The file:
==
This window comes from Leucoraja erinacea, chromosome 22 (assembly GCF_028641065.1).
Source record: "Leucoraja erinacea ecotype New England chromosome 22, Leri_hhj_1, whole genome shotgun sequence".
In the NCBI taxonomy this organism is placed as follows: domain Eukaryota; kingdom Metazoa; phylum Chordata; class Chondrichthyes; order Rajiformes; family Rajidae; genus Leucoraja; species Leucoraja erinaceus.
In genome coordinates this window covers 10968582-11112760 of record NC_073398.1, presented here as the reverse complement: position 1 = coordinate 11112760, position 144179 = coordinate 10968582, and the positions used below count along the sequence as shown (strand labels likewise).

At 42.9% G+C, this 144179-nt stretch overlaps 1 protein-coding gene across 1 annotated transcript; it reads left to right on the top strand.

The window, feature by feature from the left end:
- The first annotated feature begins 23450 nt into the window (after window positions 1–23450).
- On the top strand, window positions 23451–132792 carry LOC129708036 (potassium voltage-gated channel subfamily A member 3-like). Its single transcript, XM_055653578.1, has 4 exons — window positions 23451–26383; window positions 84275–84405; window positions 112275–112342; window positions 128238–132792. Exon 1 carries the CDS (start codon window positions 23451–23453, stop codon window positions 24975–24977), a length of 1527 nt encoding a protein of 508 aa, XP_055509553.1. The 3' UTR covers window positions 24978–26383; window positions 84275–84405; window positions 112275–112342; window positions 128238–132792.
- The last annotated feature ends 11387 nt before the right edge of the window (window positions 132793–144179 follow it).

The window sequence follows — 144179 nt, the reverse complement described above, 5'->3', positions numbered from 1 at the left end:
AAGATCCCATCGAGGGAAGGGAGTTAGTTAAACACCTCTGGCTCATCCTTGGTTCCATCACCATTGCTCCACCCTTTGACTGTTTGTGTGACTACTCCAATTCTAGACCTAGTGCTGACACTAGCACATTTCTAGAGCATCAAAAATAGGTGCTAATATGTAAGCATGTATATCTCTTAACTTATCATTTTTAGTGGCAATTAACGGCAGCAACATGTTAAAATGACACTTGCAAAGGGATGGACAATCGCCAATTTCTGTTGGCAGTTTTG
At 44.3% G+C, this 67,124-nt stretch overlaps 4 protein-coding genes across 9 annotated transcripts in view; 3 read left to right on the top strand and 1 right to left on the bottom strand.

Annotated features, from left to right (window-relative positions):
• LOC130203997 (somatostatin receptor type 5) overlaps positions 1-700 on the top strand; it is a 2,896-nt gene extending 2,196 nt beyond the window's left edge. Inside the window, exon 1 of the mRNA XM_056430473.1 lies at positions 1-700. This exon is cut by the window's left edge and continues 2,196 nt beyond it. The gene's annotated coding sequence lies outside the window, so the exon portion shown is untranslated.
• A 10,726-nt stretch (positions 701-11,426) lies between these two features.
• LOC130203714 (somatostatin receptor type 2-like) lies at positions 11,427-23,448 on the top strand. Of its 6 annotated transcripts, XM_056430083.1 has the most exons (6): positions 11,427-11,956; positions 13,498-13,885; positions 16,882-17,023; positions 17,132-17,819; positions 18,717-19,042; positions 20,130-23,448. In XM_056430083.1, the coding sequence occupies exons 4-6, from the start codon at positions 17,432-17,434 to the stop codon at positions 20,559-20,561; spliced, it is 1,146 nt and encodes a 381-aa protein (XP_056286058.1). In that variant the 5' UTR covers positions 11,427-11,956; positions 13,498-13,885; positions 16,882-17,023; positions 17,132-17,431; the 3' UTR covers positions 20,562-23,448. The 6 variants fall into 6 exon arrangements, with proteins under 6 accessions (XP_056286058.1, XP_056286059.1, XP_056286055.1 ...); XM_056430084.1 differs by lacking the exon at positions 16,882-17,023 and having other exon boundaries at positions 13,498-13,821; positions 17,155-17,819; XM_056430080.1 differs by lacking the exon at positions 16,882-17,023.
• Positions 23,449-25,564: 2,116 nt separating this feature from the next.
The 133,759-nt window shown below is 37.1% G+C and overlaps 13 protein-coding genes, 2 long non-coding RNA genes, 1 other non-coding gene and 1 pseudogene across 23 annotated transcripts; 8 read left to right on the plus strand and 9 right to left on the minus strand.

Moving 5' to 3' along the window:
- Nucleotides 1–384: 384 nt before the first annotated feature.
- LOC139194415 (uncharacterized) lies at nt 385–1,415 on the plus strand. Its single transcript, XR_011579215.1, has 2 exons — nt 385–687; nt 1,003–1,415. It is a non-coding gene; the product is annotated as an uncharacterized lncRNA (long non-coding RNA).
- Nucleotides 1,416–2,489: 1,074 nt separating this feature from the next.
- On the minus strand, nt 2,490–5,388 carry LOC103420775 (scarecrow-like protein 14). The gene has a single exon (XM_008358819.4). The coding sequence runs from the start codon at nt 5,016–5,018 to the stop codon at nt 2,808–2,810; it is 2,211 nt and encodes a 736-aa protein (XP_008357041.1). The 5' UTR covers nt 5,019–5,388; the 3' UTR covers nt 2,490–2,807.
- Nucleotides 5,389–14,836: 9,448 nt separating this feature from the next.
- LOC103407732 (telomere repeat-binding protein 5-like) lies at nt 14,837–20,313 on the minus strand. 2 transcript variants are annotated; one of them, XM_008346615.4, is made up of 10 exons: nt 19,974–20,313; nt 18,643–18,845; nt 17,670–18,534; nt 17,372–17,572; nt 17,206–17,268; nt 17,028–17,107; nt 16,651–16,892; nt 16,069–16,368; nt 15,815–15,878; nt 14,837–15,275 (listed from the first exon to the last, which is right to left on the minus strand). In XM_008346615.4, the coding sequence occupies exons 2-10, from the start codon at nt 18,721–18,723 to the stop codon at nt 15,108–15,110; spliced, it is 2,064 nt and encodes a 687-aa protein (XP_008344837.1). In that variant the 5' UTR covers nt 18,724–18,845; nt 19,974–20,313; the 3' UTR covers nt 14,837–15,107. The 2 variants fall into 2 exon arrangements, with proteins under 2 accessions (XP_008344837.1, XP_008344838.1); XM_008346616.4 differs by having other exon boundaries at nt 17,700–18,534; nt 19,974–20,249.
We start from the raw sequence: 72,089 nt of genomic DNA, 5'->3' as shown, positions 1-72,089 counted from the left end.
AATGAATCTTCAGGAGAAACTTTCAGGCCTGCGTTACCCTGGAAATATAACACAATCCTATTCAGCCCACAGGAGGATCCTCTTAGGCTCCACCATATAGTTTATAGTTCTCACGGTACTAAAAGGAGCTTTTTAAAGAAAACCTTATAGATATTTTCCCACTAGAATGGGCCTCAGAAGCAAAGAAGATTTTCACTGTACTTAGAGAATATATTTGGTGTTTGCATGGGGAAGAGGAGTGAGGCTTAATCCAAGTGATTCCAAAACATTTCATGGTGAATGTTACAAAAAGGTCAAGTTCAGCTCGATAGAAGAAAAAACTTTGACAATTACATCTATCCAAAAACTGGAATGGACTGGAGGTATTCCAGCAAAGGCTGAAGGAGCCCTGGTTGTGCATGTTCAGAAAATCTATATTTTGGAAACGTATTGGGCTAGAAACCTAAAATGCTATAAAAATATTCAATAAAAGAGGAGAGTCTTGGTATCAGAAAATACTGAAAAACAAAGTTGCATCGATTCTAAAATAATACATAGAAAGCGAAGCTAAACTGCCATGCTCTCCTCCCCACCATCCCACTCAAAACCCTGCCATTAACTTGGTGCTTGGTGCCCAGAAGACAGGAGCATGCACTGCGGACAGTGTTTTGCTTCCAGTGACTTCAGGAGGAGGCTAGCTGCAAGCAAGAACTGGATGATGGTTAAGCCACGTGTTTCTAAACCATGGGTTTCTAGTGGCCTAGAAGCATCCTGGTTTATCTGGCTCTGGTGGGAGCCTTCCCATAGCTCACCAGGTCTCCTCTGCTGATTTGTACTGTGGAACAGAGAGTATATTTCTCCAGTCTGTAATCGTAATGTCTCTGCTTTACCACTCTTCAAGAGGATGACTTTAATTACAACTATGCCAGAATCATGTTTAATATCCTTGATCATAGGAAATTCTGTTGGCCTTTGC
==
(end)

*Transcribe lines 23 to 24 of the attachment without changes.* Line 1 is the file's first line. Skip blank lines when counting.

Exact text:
- On the minus strand, nt 2,490–5,388 carry LOC103420775 (scarecrow-like protein 14). The gene has a single exon (XM_008358819.4). The coding sequence runs from the start codon at nt 5,016–5,018 to the stop codon at nt 2,808–2,810; it is 2,211 nt and encodes a 736-aa protein (XP_008357041.1). The 5' UTR covers nt 5,019–5,388; the 3' UTR covers nt 2,490–2,807.
- Nucleotides 5,389–14,836: 9,448 nt separating this feature from the next.